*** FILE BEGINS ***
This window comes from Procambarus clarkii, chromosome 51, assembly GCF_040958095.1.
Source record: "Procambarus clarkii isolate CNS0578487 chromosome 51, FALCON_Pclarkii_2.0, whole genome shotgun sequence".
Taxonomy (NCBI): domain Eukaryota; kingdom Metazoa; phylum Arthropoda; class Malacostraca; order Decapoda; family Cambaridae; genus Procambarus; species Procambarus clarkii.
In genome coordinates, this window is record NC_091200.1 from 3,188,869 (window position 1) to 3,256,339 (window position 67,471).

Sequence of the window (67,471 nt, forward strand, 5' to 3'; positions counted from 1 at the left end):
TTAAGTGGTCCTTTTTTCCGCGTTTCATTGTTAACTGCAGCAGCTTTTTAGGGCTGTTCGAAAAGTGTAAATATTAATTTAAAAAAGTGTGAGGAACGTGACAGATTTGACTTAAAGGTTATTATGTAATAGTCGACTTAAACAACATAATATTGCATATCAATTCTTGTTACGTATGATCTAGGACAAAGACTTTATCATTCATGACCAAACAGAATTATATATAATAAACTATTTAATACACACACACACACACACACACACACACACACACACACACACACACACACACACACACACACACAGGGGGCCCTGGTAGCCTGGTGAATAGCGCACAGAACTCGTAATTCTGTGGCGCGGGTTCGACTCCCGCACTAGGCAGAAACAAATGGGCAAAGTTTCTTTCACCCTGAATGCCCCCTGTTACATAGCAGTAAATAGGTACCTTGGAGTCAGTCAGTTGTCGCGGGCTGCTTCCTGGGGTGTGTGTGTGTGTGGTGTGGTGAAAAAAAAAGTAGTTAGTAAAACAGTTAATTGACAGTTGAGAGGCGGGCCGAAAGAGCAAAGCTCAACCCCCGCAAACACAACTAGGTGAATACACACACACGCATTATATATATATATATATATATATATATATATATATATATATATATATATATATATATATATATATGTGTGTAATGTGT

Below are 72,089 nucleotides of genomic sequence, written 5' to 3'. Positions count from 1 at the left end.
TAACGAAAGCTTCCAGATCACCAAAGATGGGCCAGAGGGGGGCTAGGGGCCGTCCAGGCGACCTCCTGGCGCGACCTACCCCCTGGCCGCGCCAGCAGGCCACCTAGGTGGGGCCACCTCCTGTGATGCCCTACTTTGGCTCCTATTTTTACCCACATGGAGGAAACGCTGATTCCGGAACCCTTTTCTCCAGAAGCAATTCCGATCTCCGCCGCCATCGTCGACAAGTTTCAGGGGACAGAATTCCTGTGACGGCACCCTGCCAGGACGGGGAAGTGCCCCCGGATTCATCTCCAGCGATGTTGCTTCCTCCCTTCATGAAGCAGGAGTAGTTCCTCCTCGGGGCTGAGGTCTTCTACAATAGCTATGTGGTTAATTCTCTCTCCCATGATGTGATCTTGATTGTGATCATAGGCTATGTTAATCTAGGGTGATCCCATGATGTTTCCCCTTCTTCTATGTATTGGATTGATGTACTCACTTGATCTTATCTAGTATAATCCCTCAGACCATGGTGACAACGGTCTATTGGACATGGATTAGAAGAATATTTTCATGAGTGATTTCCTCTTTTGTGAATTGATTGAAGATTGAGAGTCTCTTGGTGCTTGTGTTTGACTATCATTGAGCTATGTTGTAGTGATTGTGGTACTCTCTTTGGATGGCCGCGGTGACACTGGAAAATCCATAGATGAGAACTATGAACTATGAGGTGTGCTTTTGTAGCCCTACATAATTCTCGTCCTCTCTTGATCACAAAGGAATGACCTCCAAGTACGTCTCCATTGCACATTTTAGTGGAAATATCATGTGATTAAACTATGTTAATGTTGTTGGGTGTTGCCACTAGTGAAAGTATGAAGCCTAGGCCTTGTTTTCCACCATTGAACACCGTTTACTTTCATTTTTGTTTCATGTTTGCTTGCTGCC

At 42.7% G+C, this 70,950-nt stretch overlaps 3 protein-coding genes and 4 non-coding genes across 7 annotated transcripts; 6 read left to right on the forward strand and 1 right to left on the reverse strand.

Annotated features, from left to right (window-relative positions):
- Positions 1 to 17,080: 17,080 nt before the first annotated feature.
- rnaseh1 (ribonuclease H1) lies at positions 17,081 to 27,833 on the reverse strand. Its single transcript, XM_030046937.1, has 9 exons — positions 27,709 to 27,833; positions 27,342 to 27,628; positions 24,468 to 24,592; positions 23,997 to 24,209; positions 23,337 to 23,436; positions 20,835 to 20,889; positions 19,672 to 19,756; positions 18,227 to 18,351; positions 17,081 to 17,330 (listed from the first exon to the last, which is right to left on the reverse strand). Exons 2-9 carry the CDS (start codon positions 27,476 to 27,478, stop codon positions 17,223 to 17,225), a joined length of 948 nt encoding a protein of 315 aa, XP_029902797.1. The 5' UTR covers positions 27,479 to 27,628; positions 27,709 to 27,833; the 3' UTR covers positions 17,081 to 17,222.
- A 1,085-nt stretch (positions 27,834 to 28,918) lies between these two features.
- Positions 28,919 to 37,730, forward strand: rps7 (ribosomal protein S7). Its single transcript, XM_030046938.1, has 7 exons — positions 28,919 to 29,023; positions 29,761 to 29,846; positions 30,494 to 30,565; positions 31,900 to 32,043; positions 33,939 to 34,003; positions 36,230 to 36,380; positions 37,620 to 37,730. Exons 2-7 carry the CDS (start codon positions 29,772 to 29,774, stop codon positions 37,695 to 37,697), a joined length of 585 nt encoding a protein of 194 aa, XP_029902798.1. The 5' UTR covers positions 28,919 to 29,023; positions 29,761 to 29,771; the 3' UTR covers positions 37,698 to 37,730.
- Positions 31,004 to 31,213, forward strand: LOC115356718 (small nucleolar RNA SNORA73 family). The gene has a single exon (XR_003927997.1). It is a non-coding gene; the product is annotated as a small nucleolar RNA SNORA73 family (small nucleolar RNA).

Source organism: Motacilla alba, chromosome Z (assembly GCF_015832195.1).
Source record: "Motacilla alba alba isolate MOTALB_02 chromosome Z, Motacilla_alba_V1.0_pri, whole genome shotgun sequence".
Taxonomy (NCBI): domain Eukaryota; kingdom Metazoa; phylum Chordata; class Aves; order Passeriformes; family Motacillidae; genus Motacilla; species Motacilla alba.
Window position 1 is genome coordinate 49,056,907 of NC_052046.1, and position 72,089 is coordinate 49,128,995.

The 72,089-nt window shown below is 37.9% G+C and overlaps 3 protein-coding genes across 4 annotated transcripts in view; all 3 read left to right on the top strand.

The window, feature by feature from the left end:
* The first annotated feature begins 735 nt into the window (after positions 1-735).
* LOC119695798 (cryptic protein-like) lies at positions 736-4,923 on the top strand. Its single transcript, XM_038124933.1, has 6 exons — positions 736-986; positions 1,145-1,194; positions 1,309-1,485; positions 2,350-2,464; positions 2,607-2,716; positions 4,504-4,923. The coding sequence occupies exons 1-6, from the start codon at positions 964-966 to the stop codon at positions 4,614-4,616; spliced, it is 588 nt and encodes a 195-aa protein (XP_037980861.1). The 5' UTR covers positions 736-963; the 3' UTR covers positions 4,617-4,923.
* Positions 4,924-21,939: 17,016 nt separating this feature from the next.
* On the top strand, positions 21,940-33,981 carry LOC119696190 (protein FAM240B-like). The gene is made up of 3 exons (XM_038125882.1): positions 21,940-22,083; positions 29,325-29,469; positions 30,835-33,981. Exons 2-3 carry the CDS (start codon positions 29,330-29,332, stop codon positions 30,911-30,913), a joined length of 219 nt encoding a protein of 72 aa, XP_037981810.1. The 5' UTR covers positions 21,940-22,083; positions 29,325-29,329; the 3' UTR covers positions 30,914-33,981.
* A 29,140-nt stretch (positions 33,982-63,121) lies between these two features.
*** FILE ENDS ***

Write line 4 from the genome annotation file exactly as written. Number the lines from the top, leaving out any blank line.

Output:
In genome coordinates, this window is record NC_091200.1 from 3,188,869 (window position 1) to 3,256,339 (window position 67,471).